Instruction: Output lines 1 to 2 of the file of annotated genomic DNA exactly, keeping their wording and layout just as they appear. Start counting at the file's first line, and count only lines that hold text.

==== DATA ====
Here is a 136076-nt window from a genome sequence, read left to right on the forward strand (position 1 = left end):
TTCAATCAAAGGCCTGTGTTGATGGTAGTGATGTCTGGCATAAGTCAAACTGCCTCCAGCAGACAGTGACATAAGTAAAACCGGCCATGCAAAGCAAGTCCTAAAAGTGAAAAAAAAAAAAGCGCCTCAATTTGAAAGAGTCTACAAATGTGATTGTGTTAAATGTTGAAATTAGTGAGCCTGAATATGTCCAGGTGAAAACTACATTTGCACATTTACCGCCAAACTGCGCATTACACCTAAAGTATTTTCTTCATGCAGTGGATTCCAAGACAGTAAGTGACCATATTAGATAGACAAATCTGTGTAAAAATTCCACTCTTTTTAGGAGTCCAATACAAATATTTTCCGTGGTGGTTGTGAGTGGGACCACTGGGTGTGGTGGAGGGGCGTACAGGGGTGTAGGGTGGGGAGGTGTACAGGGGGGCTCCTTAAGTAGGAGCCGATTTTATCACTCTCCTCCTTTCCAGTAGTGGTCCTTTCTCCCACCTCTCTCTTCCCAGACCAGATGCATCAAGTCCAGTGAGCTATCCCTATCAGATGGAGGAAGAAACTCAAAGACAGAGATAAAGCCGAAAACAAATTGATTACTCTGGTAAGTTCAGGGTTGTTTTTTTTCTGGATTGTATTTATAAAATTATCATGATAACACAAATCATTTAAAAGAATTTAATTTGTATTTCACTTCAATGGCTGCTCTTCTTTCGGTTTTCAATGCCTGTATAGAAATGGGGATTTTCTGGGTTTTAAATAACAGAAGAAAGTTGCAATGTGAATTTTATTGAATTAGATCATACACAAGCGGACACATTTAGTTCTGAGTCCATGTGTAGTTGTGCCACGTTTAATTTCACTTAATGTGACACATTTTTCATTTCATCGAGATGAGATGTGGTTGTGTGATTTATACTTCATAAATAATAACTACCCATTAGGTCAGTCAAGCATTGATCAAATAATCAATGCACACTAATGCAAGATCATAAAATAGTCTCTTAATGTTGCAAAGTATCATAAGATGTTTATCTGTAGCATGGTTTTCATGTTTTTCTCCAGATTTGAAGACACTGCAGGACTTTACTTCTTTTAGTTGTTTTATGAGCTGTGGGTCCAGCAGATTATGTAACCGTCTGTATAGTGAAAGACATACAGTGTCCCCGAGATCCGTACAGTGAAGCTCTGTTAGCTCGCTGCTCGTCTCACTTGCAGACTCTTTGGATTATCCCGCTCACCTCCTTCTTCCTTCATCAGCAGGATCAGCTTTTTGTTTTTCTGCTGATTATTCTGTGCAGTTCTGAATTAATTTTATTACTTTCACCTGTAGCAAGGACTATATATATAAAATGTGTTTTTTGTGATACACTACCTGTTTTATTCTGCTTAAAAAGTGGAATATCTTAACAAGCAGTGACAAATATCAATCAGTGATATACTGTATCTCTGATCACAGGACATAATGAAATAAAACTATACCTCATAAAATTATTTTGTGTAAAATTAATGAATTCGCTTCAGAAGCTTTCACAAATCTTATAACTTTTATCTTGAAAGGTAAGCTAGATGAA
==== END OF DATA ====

Here is a 136076-nt window from a genome sequence, read left to right on the forward strand (position 1 = left end):
TTCAATCAAAGGCCTGTGTTGATGGTAGTGATGTCTGGCATAAGTCAAACTGCCTCCAGCAGACAGTGACATAAGTAAAACCGGCCATGCAAAGCAAGTCCTAAAAGTGAAAAAAAAAAAAGCGCCTCAATTTGAAAGAGTCTACAAATGTGATTGTGTTAAATGTTGAAATTAGTGAGCCTGAATATGTCCAGGTGAAAACTACATTTGCACATTTACCGCCAAACTGCGCATTACACCTAAAGTATTTTCTTCATGCAGTGGATTCCAAGACAGTAAGTGACCATATTAGATAGACAAATCTGTGTAAAAATTCCACTCTTTTTAGGAGTCCAATACAAATATTTTCCGTGGTGGTTGTGAGTGGGACCACTGGGTGTGGTGGAGGGGCGTACAGGGGTGTAGGGTGGGGAGGTGTACAGGGGGGCTCCTTAAGTAGGAGCCGATTTTATCACTCTCCTCCTTTCCAGTAGTGGTCCTTTCTCCCACCTCTCTCTTCCCAGACCAGATGCATCAAGTCCAGTGAGCTATCCCTATCAGATGGAGGAAGAAACTCAAAGACAGAGATAAAGCCGAAAACAAATTGATTACTCTGGTAAGTTCAGGGTTGTTTTTTTTCTGGATTGTATTTATAAAATTATCATGATAACACAAATCATTTAAAAGAATTTAATTTGTATTTCACTTCAATGGCTGCTCTTCTTTCGGTTTTCAATGCCTGTATAGAAATGGGGATTTTCTGGGTTTTAAATAACAGAAGAAAGTTGCAATGTGAATTTTATTGAATTAGATCATACACAAGCGGACACATTTAGTTCTGAGTCCATGTGTAGTTGTGCCACGTTTAATTTCACTTAATGTGACACATTTTTCATTTCATCGAGATGAGATGTGGTTGTGTGATTTATACTTCATAAATAATAACTACCCATTAGGTCAGTCAAGCATTGATCAAATAATCAATGCACACTAATGCAAGATCATAAAATAGTCTCTTAATGTTGCAAAGTATCATAAGATGTTTATCTGTAGCATGGTTTTCATGTTTTTCTCCAGATTTGAAGACACTGCAGGACTTTACTTCTTTTAGTTGTTTTATGAGCTGTGGGTCCAGCAGATTATGTAACCGTCTGTATAGTGAAAGACATACAGTGTCCCCGAGATCCGTACAGTGAAGCTCTGTTAGCTCGCTGCTCGTCTCACTTGCAGACTCTTTGGATTATCCCGCTCACCTCCTTCTTCCTTCATCAGCAGGATCAGCTTTTTGTTTTTCTGCTGATTATTCTGTGCAGTTCTGAATTAATTTTATTACTTTCACCTGTAGCAAGGACTATATATATAAAATGTGTTTTTTGTGATACACTACCTGTTTTATTCTGCTTAAAAAGTGGAATATCTTAACAAGCAGTGACAAATATCAATCAGTGATATACTGTATCTCTGATCACAGGACATAATGAAATAAAACTATACCTCATAAAATTATTTTGTGTAAAATTAATGAATTCGCTTCAGAAGCTTTCACAAATCTTATAACTTTTATCTTGAAAGGTAAGCTAGATGAA